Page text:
Religion, politics and conflicts

A group of demonstrators.
Protests by locals against the construction of a 30m telescope by an international research group on Hawaii's sacred Mauna Kea volcano. © Keystone SDA

Switzerland's peace policy pays particular attention to religion, politics and conflicts. Why? Because over 80% of people worldwide identify with a religion that influences their personal, social and political lives in multiple ways. The clash of different world views and religions can stir up tensions and play a critical role in conflicts.

The proportion of armed conflicts in which religion plays a role has doubled in the last 40 years – from one third in 1975 to two-thirds in 2017. The main cause of these conflicts is not religion per se, but rather the clash between different world views.

The focus is not on dogmas, but on concrete solutions

In its peace policy work, Switzerland takes a neutral stance towards the various religious traditions: rather than focusing on discussing world views and religious principles, it concentrates on finding concrete solutions that lead to the renunciation of violence and allow peaceful coexistence between people of different religions and world views. Cooperation on joint projects on the ground promotes trust-building between and within groups and is a key component of conflict resolution.

Switzerland includes all groups willing to engage in dialogue

Switzerland believes that exclusion from the political process can make young and older people renounce democratic means. It therefore strives to involve all forces in society, including religious-political groups that are willing to engage in dialogue on the shaping of their society and the search for peaceful solutions to conflicts.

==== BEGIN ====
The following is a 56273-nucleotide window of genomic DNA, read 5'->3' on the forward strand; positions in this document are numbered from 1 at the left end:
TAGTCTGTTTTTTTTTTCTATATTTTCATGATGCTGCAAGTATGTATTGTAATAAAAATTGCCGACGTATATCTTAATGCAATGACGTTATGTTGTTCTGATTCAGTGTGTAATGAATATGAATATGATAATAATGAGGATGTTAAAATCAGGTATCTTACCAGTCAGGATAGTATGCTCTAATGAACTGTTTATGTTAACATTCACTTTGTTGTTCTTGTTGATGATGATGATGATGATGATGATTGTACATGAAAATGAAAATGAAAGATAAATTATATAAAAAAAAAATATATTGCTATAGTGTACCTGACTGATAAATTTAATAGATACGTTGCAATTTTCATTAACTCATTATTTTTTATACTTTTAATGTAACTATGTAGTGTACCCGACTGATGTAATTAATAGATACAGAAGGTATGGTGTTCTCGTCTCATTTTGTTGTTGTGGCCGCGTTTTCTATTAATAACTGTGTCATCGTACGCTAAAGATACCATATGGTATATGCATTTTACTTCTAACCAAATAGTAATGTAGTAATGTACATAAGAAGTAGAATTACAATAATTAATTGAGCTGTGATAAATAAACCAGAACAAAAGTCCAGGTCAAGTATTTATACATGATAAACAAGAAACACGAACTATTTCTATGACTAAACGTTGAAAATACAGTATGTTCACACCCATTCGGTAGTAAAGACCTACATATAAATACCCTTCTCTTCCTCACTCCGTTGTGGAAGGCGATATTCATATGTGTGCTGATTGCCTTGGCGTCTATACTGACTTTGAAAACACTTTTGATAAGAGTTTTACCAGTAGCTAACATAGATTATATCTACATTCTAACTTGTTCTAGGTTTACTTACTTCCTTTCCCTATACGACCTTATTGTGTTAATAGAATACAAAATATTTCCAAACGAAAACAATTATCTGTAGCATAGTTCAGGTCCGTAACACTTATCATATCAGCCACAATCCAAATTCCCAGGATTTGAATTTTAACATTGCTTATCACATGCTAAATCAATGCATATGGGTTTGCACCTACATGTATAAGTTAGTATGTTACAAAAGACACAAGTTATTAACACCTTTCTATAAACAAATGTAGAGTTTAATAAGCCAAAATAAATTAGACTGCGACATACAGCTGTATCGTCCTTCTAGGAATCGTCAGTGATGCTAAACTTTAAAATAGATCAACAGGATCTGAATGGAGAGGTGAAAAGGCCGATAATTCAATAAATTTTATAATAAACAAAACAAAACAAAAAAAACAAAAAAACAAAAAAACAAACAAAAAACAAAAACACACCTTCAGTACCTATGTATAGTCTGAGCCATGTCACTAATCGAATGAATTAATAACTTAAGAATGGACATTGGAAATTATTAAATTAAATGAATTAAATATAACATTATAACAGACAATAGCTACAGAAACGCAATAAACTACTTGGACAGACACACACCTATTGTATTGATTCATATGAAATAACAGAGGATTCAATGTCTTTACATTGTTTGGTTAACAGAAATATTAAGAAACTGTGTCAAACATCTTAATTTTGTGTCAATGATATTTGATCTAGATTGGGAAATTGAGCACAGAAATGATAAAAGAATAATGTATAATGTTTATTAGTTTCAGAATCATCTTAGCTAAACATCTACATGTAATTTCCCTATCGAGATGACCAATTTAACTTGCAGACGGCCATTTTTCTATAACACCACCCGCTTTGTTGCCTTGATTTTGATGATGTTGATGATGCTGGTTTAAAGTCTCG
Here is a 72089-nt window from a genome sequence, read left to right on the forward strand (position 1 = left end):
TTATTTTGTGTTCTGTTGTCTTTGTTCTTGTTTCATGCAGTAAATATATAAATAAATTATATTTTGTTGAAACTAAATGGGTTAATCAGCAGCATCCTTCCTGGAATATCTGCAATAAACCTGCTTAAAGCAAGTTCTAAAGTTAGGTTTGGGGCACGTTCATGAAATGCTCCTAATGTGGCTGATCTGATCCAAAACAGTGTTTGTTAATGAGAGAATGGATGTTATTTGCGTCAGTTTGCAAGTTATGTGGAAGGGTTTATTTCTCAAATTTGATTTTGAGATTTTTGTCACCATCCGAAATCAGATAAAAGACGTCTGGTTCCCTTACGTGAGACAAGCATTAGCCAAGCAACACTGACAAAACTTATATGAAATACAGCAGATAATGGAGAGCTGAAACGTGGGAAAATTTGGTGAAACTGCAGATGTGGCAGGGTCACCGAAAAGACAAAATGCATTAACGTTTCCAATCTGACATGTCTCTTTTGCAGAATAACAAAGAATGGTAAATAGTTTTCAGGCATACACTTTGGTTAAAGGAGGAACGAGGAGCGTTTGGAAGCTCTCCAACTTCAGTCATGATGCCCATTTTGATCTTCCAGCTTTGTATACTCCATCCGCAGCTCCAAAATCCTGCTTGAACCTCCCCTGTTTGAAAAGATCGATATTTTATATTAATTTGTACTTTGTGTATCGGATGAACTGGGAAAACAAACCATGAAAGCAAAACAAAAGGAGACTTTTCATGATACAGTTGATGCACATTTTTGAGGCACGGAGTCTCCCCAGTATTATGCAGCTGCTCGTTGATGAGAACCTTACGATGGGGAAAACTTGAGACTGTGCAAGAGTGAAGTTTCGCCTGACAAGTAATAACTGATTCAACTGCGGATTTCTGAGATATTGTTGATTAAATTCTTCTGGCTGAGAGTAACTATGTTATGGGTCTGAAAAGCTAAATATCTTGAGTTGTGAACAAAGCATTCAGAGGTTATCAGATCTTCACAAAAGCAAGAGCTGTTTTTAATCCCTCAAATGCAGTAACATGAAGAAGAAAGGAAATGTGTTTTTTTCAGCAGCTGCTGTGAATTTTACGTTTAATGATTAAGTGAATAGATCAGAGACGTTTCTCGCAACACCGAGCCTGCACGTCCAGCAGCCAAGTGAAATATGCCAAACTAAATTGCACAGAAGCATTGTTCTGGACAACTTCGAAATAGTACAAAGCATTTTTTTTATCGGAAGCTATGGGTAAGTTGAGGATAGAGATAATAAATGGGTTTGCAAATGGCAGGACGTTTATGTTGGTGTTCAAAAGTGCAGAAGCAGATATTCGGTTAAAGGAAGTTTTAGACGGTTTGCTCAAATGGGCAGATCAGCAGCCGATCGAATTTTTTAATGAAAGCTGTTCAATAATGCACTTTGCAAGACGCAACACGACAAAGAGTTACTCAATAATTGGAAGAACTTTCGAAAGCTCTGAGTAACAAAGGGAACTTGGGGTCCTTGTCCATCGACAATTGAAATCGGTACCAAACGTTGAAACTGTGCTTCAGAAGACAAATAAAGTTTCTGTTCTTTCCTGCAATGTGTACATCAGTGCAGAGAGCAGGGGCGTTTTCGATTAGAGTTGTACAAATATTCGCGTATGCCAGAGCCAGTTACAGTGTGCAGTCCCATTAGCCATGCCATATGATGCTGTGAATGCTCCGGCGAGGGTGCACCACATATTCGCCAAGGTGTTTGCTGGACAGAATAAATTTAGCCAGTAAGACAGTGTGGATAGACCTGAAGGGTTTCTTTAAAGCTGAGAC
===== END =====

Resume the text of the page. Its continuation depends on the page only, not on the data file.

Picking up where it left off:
Partnerships and work focus

In its peace policy projects in the thematic area of religion, politics and conflicts, Switzerland works closely with universities, NGOs, religious communities and civil society groups. It is currently supporting peace promotion projects with religious dimensions in Iraq, Israel, Mali, Nigeria and Thailand.

In addition, it promotes professionalisation in the field of religion and mediation through regular training courses (see box) as well as support for specialist and policy-relevant publications.  

Training course

Each year, the Religion, Politics, Conflicts desk of the FDFA's Human Security Division and the Center for Security Studies of the ETH Zurich offer a course, in partnership with the Finnish Ministry of Foreign Affairs and the Network for Religious and Traditional Peacemakers, on the topic of religion and mediation. The five-day course is aimed at people engaged in peacebuilding and mediation efforts to resolve conflicts
with a religious dimension. At the request of the United Nations, since 2015 the FDFA has also offered this course for UN staff in New York.

Training in Religion and Mediation (PDF, 544.1 kB, English)